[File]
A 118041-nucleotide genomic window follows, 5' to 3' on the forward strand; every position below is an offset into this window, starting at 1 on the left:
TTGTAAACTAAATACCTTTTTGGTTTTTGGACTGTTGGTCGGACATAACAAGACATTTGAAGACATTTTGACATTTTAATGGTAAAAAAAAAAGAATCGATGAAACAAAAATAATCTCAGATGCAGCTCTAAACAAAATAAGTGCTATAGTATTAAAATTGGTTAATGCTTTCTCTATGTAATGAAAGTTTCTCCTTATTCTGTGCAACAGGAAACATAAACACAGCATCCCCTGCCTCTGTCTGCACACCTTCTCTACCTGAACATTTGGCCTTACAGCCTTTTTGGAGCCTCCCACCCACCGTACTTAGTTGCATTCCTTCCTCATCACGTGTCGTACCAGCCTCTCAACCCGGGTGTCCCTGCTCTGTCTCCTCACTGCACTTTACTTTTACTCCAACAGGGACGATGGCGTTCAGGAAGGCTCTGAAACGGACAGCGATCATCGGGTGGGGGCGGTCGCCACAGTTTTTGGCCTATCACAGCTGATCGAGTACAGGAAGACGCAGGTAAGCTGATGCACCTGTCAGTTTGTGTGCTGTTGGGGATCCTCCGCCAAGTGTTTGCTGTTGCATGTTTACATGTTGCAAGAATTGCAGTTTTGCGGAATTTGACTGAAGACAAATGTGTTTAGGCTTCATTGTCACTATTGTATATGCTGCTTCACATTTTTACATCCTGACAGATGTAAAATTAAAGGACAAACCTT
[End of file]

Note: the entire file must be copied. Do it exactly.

A 118041-nucleotide genomic window follows, 5' to 3' on the forward strand; every position below is an offset into this window, starting at 1 on the left:
TTGTAAACTAAATACCTTTTTGGTTTTTGGACTGTTGGTCGGACATAACAAGACATTTGAAGACATTTTGACATTTTAATGGTAAAAAAAAAAGAATCGATGAAACAAAAATAATCTCAGATGCAGCTCTAAACAAAATAAGTGCTATAGTATTAAAATTGGTTAATGCTTTCTCTATGTAATGAAAGTTTCTCCTTATTCTGTGCAACAGGAAACATAAACACAGCATCCCCTGCCTCTGTCTGCACACCTTCTCTACCTGAACATTTGGCCTTACAGCCTTTTTGGAGCCTCCCACCCACCGTACTTAGTTGCATTCCTTCCTCATCACGTGTCGTACCAGCCTCTCAACCCGGGTGTCCCTGCTCTGTCTCCTCACTGCACTTTACTTTTACTCCAACAGGGACGATGGCGTTCAGGAAGGCTCTGAAACGGACAGCGATCATCGGGTGGGGGCGGTCGCCACAGTTTTTGGCCTATCACAGCTGATCGAGTACAGGAAGACGCAGGTAAGCTGATGCACCTGTCAGTTTGTGTGCTGTTGGGGATCCTCCGCCAAGTGTTTGCTGTTGCATGTTTACATGTTGCAAGAATTGCAGTTTTGCGGAATTTGACTGAAGACAAATGTGTTTAGGCTTCATTGTCACTATTGTATATGCTGCTTCACATTTTTACATCCTGACAGATGTAAAATTAAAGGACAAACCTT